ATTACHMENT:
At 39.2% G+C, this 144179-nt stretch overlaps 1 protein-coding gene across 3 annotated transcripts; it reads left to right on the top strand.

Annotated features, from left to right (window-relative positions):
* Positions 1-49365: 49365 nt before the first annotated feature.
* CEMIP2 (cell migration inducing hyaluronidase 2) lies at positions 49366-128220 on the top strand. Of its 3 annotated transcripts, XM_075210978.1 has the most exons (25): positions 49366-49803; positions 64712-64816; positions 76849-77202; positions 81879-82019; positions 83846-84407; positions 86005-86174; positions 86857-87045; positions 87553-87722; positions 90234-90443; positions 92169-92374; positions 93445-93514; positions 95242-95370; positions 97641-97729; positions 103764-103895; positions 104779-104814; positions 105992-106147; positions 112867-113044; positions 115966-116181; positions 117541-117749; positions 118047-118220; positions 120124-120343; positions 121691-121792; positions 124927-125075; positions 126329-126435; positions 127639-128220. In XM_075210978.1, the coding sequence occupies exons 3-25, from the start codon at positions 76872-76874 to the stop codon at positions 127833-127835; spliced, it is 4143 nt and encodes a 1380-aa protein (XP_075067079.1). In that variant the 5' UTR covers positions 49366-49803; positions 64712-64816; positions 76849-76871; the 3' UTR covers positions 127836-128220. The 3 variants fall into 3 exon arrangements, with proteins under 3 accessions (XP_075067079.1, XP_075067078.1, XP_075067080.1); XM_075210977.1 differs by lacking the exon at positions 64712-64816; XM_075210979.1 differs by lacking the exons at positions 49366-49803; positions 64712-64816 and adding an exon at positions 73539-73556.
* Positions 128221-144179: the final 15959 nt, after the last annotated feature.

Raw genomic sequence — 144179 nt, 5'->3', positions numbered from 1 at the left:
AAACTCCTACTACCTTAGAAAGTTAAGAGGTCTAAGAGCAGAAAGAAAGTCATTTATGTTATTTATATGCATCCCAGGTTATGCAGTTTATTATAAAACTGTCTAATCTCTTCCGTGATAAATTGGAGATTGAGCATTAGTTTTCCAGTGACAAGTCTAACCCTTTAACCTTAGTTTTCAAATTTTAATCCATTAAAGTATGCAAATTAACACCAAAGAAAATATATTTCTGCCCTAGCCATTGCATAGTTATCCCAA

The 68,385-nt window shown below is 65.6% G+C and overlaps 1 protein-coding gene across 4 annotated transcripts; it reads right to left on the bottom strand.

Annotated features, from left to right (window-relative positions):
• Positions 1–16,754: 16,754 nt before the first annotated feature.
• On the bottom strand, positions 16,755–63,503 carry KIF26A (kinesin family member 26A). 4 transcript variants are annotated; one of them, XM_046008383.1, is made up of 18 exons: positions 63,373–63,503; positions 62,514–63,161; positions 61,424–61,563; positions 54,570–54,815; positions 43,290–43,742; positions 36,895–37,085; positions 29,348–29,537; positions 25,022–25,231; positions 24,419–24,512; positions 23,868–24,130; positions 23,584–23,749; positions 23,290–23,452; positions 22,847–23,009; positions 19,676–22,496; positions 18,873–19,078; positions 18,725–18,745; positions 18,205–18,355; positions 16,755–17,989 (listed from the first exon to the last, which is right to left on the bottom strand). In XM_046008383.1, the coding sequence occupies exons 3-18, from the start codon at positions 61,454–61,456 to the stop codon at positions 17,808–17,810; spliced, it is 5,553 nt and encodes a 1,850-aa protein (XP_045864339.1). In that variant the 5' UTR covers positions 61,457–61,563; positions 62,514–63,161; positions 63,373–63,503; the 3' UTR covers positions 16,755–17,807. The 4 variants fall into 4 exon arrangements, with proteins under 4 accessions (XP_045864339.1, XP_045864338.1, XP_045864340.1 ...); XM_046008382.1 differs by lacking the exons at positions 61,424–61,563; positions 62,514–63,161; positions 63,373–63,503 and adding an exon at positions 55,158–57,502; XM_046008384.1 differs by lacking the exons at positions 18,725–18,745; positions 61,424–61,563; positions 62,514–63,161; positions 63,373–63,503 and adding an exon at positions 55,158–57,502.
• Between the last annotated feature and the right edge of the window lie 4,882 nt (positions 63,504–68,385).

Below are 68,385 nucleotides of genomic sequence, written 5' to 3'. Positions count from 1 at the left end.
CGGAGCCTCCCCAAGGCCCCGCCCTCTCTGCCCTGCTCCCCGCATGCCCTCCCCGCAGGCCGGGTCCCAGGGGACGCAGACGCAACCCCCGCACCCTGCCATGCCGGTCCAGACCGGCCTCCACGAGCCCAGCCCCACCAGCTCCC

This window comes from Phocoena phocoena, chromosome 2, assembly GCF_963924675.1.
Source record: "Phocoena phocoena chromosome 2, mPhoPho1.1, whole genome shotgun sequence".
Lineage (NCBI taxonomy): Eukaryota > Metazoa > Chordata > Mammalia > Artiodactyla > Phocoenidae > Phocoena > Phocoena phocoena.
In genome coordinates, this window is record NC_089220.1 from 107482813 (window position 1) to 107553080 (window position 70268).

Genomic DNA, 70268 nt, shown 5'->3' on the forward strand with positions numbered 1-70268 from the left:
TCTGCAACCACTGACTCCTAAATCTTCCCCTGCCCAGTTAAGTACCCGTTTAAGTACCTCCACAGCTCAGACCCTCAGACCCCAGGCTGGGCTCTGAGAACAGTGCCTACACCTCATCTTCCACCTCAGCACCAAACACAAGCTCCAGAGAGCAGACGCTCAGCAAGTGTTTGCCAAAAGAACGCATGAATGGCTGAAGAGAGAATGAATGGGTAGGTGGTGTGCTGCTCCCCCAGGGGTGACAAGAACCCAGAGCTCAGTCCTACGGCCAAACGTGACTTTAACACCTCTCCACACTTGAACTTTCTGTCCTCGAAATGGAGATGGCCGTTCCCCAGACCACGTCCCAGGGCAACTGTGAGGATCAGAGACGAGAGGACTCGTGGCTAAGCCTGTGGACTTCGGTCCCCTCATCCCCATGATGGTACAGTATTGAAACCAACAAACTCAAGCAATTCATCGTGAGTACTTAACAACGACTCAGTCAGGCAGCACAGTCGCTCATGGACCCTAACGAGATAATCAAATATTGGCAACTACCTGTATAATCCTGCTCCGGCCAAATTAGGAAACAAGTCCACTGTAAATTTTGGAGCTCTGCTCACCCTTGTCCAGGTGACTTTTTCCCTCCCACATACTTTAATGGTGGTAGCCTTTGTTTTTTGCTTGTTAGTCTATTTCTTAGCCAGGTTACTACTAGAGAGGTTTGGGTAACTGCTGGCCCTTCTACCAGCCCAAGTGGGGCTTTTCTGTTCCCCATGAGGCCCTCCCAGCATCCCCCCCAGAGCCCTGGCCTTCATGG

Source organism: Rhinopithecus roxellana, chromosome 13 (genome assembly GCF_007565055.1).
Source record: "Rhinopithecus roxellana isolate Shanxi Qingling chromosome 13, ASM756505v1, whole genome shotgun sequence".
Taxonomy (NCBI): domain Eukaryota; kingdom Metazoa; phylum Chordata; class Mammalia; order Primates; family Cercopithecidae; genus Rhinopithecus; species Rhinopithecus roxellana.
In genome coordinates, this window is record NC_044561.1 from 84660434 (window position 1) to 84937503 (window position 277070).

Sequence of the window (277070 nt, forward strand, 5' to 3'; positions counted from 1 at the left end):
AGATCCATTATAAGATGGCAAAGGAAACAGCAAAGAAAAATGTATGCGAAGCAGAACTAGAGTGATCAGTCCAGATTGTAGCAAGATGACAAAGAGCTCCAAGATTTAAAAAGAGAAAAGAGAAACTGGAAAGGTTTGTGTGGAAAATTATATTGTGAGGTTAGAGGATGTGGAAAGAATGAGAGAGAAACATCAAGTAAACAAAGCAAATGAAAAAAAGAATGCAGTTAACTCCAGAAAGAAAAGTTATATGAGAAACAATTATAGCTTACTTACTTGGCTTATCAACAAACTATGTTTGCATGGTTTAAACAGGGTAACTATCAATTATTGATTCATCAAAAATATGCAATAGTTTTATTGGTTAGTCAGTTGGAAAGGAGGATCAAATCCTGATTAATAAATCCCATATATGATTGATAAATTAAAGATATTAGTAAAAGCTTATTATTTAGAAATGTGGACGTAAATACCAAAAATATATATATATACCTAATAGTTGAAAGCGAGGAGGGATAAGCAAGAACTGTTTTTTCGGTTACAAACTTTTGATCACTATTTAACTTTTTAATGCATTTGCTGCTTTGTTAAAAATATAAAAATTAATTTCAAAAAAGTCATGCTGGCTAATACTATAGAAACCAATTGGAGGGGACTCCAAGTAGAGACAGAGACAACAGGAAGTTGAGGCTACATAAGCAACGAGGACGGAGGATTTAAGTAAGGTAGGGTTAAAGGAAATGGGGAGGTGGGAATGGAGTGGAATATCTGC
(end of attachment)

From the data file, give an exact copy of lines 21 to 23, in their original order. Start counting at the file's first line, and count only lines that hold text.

Source organism: Rhinopithecus roxellana, chromosome 13 (genome assembly GCF_007565055.1).
Source record: "Rhinopithecus roxellana isolate Shanxi Qingling chromosome 13, ASM756505v1, whole genome shotgun sequence".
Taxonomy (NCBI): domain Eukaryota; kingdom Metazoa; phylum Chordata; class Mammalia; order Primates; family Cercopithecidae; genus Rhinopithecus; species Rhinopithecus roxellana.